Uni Tells Covid-Isolating Students to Wait in Their Rooms if a Fire Breaks Out

A fire engine parks outside Braithwaite House residential block in Islington in north London on June 24, 2017. Residents of 650 London flats were evacuated due to fire safety fears in the wake of the Grenfell Tower tragedy, but 83 people refused to leave their homes, according to local officials. …
TOLGA AKMEN/AFP via Getty Images

A British university had told its students self-isolating on campus with coronavirus that if a fire breaks out, they should wait in their rooms before evacuating to allow other healthy people to leave.

The guidance came from York University’s Health and Safety Services and was emailed to coronavirus-positive students earlier this week.

According to the message seen by the BBC, students were instructed that if they hear the alarm, they should wait one minute in order “to allow non-isolating individuals to exit”. After that time, they should “make [their] way to the nearest refuge”, call the university’s Security Services, and wait to be told if they need to evacuate the building.

North Yorkshire Fire and Rescue Service were alerted to the instructions and contacted York University, which issued new guidance — though the BBC notes it was not made clear what new advice had been given to self-isolating students.

An editorial from Spiked Online remarked: “The bureaucrats who drafted these guidelines seem to think that coronavirus is more deadly than fire. This is where Covid hysteria leads us.”

“These students were essentially told to risk their lives so as not to risk infecting others with Covid. While Covid poses a tiny risk to young people, making them wait for a minute in their rooms, or await instructions in a refuge, in the middle of an actual fire could be the difference between life and death.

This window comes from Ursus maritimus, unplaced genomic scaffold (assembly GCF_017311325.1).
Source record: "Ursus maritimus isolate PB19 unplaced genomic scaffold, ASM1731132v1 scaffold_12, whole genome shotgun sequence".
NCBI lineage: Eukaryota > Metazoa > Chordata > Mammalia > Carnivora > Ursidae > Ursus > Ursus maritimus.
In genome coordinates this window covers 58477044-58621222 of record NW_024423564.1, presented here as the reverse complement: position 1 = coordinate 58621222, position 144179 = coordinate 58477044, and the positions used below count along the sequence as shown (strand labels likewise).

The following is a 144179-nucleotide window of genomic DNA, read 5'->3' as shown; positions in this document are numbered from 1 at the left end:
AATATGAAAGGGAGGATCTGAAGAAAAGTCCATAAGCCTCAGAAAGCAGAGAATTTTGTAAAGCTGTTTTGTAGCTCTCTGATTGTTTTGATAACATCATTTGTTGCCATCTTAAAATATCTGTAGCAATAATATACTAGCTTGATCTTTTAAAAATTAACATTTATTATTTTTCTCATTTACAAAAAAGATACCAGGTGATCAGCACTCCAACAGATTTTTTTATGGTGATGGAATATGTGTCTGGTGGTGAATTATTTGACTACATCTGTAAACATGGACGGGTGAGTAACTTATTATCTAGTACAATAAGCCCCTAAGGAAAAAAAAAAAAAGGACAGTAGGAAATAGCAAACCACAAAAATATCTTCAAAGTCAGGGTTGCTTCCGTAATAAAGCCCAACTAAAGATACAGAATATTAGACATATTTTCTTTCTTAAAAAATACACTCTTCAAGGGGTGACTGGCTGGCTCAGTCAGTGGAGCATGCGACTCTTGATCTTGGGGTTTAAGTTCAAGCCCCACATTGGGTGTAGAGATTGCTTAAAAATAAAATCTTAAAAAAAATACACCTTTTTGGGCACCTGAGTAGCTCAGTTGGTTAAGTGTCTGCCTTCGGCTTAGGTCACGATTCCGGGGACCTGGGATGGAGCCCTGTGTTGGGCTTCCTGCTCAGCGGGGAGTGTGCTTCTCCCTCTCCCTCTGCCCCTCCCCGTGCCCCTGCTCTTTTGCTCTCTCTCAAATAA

“It seems being ‘Covid secure’ trumps everything else these days, including fire safety,” it said.

The last time people were asked to remain in their accommodation during a fire in the UK resulted in devastating consequences, with social media users reportedly drawing parallels between York’s guidance and the Grenfell Tower disaster where 72 people died.

When a fire broke out at the Grenfell Tower apartment block in London in June 2017, firemen instructed residents to stay in their flats for nearly two hours. The advice was given based on the assumption that the fire could be contained in the flat where it started, but that practice was based on the building’s original design. However, after the concrete structure was refurbished externally with flammable material, the fire spread, quickly engulfing the outside cladding.

An inquiry a year later determined that residents should have been ordered to leave straight away. In 2019, Inquiry judge Sir Martin Moore-Bick said that he believed a “prompt evacuation would have resulted in the saving of many more lives”.


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